Many years ago, I spent the Hebrew month of Elul at a yeshiva in Efrat, Israel.
Elul, the current month, is a time of looking back to reflect on errors committed during the past year in preparation for Rosh HaShanah, the Jewish New Year known as The Day of Judgment.
Elul is an opportune time to engage in teshuvah, the process of repenting and returning to one's center after committing a sin. To help students understand it Rabbi Ebner, one of the school's teachers, gave a series of lectures on Jewish ethics. In one of them, he cited an interpretation of the Adam and Eve story based on the teachings of prominent historical rabbis. The rabbis saw Adam's response to his sin as typical of a person's response to any sin.
"After Adam ate from the Tree of Knowledge, God asked him a question that He asks all men: 'Where are you?'" Rabbi Ebner continued, "At that point, Adam could have done teshuvah. He could have admitted he was wrong and asked for forgiveness. But no: instead, Adam said to God, 'The woman You gave me made me do it.'"
Rabbi Ebner went on, "With that answer man became a kafuee tov, an ingrate. He blamed his sin on the woman, and in turn on God for giving her to him."
Let's fast-forward a few thousand years. In A Complicated Man: The Life of Bill Clinton as Told by Those Who Know Him by Michael Takiff to be released in October, Monica Lewinsky returns to the world stage. Seeing her name in print reminded me of the drama played out over Bill Clinton's relationship with Ms. Lewinsky in the late 1990s, and the above interpretation of the Adam and Eve story.
As far as Bill Clinton's owning his part in the relationship, Ms. Lewinsky said in an interview with The Daily Mail regarding his autobiography, My Life, "He could have made it right with the book, but he hasn't.... I did, though, at least expect him to correct the false statements he made when he was trying to protect the Presidency. Instead, he talked about it as though I had laid it all out there for the taking. I was the buffet and he just couldn't resist the dessert. That's not how it was. This was a mutual relationship, mutual on all levels, right from the way it started and all the way through. ... I don't accept that he had to completely desecrate my character."
According to Ms. Lewinsky, Bill Clinton acted like an ingrate towards her. Instead of taking responsibility for his actions, Mr. Clinton repeated Adam's response to his sin: she made me do it!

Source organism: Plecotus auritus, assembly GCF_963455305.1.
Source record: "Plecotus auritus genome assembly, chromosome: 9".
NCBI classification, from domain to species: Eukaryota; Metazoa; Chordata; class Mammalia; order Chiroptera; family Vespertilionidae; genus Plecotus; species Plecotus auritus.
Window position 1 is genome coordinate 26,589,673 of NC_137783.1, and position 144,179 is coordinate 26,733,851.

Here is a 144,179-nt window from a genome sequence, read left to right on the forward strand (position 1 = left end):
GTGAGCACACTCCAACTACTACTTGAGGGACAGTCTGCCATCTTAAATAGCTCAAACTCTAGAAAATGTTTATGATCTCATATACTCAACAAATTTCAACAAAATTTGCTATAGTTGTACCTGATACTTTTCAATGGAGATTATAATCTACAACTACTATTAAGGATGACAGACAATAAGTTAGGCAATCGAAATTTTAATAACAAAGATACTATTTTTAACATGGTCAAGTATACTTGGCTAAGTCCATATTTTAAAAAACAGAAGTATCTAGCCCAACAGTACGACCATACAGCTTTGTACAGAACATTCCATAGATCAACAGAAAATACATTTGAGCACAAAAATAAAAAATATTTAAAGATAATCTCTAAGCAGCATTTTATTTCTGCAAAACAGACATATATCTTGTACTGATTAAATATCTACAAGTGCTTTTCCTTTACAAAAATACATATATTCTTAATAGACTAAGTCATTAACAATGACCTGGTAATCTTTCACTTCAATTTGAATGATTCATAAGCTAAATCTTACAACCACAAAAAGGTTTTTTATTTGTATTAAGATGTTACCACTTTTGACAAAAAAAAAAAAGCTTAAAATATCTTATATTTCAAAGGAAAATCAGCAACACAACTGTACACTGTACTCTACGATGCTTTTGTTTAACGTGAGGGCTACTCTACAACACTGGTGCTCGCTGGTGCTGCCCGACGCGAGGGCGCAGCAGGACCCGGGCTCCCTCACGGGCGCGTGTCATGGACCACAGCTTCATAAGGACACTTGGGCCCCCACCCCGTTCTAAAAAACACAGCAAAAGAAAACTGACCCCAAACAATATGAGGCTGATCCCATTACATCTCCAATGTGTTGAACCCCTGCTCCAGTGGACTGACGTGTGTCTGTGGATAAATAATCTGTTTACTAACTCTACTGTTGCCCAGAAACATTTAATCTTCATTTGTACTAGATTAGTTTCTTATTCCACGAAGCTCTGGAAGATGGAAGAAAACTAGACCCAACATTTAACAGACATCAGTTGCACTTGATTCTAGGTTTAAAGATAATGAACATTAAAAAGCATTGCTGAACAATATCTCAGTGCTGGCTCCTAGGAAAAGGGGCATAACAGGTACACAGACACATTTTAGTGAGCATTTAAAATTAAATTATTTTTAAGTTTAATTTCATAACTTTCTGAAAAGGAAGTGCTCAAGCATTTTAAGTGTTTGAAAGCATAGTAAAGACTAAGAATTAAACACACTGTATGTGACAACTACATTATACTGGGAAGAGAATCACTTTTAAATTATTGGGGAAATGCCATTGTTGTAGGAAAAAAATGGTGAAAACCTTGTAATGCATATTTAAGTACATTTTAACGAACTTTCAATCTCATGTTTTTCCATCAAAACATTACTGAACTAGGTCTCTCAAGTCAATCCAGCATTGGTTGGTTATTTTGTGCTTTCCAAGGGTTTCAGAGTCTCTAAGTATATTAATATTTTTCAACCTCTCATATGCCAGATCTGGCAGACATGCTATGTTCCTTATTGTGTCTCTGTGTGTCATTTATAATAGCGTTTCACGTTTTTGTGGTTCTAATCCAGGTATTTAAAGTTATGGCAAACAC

Bill Clinton has gone on to do tremendous work helping disadvantaged people all over the planet. He is a respected former leader and head of a powerful foundation. What about Monica? At best, she is the punch line to colorful jokes. At worst, she is vilified as the woman who almost destroyed a popular presidency.
Men are still acting like Adam and women are paying the price.
Whether you believe in God and the Bible or not, Adam's reaction to God's question is sharing a fundamental truth about man: when confronted with the evidence that a mistake has been made, many of us all too quickly cast blame on another for it. In particular, many men are all too ready to blame a woman for their own transgressions.
The rabbis teach that the essence of ingratitude is when a person is so locked up in himself there is no room for acknowledging the good someone brings into his life. The denial of that good is a major stumbling block to taking responsibility for one's own actions in the full context of being in a relationship, and makes it all too easy to caste blame on the partner. Denying the good also makes it easy to ignore the importance of asking for forgiveness.
God gave Adam woman because the Creator knew it was not good for man to be alone. After each of the first five days of Creation, God declared the day tov, literally good, meaning complete and harmonious. After God created man, for the first time in the creation story there was a lo tov, meaning something was not good. It was only after God created woman that this day of creation was complete. An interesting detail is man had to give something of himself to receive the gift of woman. After eating from the Tree of Knowledge and blaming Eve for his sin, Adam was only thinking of saving himself. He was showing God he was not grateful for this gift that in essence was a part of himself.
Elul is a time to reflect on past transgressions for all people. In looking back, we have the opportunity to feel remorse for transgressions, commit to not doing them again, and ask for forgiveness.
God asked Adam, "Where are you?" It is essential we periodically ask ourselves, "Where am I?" Are you satisfied with your life path? Are you living with integrity and honor? Are you willing to look within and see what might not be pleasant and clear it up?
Given the continued imbalance in our world where men tend to dominate women, men have a special task to reflect on their relationship to women. Jewish or not, what better time to do it than right now?
As always, your comments are welcome.